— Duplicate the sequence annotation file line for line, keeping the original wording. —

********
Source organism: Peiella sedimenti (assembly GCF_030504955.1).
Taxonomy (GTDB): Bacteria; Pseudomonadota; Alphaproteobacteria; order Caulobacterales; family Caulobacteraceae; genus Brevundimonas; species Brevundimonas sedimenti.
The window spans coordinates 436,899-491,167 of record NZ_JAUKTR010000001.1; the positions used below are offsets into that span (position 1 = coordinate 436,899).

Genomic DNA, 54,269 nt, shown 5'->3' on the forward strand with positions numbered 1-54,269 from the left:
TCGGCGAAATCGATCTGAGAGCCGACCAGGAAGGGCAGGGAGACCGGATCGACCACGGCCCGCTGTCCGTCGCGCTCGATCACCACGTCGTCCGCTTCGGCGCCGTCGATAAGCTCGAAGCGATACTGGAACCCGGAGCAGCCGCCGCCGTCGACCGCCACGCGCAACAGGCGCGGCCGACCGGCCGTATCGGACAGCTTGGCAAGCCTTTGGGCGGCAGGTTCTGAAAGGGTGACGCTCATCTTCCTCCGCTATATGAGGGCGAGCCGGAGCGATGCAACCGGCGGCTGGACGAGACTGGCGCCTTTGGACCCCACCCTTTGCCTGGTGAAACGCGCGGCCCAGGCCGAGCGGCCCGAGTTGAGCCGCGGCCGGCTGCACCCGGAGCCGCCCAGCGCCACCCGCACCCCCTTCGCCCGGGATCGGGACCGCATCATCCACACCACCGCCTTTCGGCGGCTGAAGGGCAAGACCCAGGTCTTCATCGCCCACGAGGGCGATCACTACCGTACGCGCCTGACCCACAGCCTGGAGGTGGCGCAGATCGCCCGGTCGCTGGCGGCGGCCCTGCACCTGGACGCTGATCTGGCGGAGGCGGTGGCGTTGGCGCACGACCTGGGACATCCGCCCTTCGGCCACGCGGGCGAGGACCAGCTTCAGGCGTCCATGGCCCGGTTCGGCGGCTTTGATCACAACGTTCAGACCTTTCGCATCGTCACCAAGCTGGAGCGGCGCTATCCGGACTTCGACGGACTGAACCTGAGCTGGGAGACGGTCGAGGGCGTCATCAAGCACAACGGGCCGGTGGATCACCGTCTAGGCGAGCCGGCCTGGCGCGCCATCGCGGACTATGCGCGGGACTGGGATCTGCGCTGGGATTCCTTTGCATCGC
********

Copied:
Source organism: Peiella sedimenti (assembly GCF_030504955.1).
Taxonomy (GTDB): Bacteria; Pseudomonadota; Alphaproteobacteria; order Caulobacterales; family Caulobacteraceae; genus Brevundimonas; species Brevundimonas sedimenti.
The window spans coordinates 436,899-491,167 of record NZ_JAUKTR010000001.1; the positions used below are offsets into that span (position 1 = coordinate 436,899).

Genomic DNA, 54,269 nt, shown 5'->3' on the forward strand with positions numbered 1-54,269 from the left:
TCGGCGAAATCGATCTGAGAGCCGACCAGGAAGGGCAGGGAGACCGGATCGACCACGGCCCGCTGTCCGTCGCGCTCGATCACCACGTCGTCCGCTTCGGCGCCGTCGATAAGCTCGAAGCGATACTGGAACCCGGAGCAGCCGCCGCCGTCGACCGCCACGCGCAACAGGCGCGGCCGACCGGCCGTATCGGACAGCTTGGCAAGCCTTTGGGCGGCAGGTTCTGAAAGGGTGACGCTCATCTTCCTCCGCTATATGAGGGCGAGCCGGAGCGATGCAACCGGCGGCTGGACGAGACTGGCGCCTTTGGACCCCACCCTTTGCCTGGTGAAACGCGCGGCCCAGGCCGAGCGGCCCGAGTTGAGCCGCGGCCGGCTGCACCCGGAGCCGCCCAGCGCCACCCGCACCCCCTTCGCCCGGGATCGGGACCGCATCATCCACACCACCGCCTTTCGGCGGCTGAAGGGCAAGACCCAGGTCTTCATCGCCCACGAGGGCGATCACTACCGTACGCGCCTGACCCACAGCCTGGAGGTGGCGCAGATCGCCCGGTCGCTGGCGGCGGCCCTGCACCTGGACGCTGATCTGGCGGAGGCGGTGGCGTTGGCGCACGACCTGGGACATCCGCCCTTCGGCCACGCGGGCGAGGACCAGCTTCAGGCGTCCATGGCCCGGTTCGGCGGCTTTGATCACAACGTTCAGACCTTTCGCATCGTCACCAAGCTGGAGCGGCGCTATCCGGACTTCGACGGACTGAACCTGAGCTGGGAGACGGTCGAGGGCGTCATCAAGCACAACGGGCCGGTGGATCACCGTCTAGGCGAGCCGGCCTGGCGCGCCATCGCGGACTATGCGCGGGACTGGGATCTGCGCTGGGATTCCTTTGCATCGC